In 1948, at the dawn of his country’s independence, Mohandas Gandhi, father of the Indian independence movement and a beloved prophet of nonviolence, was assassinated by Hindu nationalists during a prayer meeting in New Delhi. Ostensibly the conspirators were enraged by Gandhi’s efforts to promote reconciliation between Hindus and Muslims. But were they also abetted by elements of the new Indian state whose power was threatened by Gandhi’s radical vision?
James Douglass, following the theme of his previous study of the JFK assassination, shows how those who conspired to kill Gandhi hoped to destroy a compelling vision of peace, nonviolence, and reconciliation. In tracing the story of Gandhi’s early “experiments with truth” in South Africa, Douglass shows how Gandhi had early on confronted and overcome the fear of death. And, as with the case of JFK’s death, he shows why this story matters today: what we can learn from Gandhi’s truth and its opposition to the powers of his time.
James W. Douglass
James W. Douglass, a scholar and peace activist, is the author of many books, including JFK and the Unspeakable: Why He Died and Why It Matters, widely acclaimed as one of the most important books ever written on the subject. He lives in Birmingham, Alabama.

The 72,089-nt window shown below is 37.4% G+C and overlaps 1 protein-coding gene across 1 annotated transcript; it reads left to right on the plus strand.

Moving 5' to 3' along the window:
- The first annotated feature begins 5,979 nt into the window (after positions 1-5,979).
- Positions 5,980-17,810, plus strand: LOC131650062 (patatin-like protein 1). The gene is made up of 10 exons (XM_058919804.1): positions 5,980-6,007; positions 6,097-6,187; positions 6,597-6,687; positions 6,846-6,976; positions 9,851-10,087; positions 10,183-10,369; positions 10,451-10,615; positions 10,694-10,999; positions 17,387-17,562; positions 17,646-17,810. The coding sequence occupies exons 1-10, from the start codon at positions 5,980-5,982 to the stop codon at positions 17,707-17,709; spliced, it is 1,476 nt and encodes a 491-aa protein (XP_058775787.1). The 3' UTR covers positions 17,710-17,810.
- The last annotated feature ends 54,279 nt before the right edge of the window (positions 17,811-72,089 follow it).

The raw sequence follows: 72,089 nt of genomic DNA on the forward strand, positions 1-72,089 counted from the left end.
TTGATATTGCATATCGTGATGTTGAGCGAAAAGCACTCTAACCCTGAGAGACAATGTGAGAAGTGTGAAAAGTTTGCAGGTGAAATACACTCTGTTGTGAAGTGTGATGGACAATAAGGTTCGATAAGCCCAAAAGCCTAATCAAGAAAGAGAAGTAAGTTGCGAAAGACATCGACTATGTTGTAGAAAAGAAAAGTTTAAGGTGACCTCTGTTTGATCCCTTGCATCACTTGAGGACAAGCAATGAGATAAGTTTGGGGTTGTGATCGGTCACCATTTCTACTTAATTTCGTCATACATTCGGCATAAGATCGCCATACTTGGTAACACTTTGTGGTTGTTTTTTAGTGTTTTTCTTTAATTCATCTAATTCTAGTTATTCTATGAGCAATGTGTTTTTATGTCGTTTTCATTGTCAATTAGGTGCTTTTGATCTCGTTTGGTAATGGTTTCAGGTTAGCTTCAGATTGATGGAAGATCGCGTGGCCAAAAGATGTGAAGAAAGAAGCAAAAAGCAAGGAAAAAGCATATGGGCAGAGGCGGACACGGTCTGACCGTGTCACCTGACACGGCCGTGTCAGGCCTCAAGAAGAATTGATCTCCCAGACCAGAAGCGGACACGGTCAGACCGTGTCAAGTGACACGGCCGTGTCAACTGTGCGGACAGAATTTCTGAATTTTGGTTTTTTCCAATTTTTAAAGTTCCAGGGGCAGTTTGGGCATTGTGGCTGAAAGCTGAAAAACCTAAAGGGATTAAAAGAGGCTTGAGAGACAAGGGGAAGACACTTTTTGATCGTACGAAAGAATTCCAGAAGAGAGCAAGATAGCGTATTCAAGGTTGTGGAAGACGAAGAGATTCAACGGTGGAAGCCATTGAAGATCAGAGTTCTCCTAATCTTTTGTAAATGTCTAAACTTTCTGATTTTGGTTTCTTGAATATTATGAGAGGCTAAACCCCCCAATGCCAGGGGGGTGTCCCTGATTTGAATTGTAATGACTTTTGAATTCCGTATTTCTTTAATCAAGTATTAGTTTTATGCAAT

"Elegant . . . More than a fresh look at historical circumstances, it's spiritual spelunking into the depravity of unchecked political power."
- Publishers Weekly
"For those already familiar with Gandhi’s remarkable achievements, for those who have drawn inspiration from his nonviolent vision, and even for those simply looking for an introduction to Gandhi’s thought, this book provides a compelling, if disturbing, look at his final experiment with truth: his death."
- Englewood Review of Books
“Well argued, documented and very revealing.”
- Arun Gandhi, President, Gandhi Worldwide Education Institute
“Deeply disturbing and profoundly illuminating . . .”
- Richard Falk, Milbank Professor of International Law Emeritus, Princeton University
“A necessary book about a necessary human being.”
- James Martin, SJ, author,My Life with the Saints
“I heartily recommend this book.”
- Kathy Kelly, Voices for Creative Nonviolence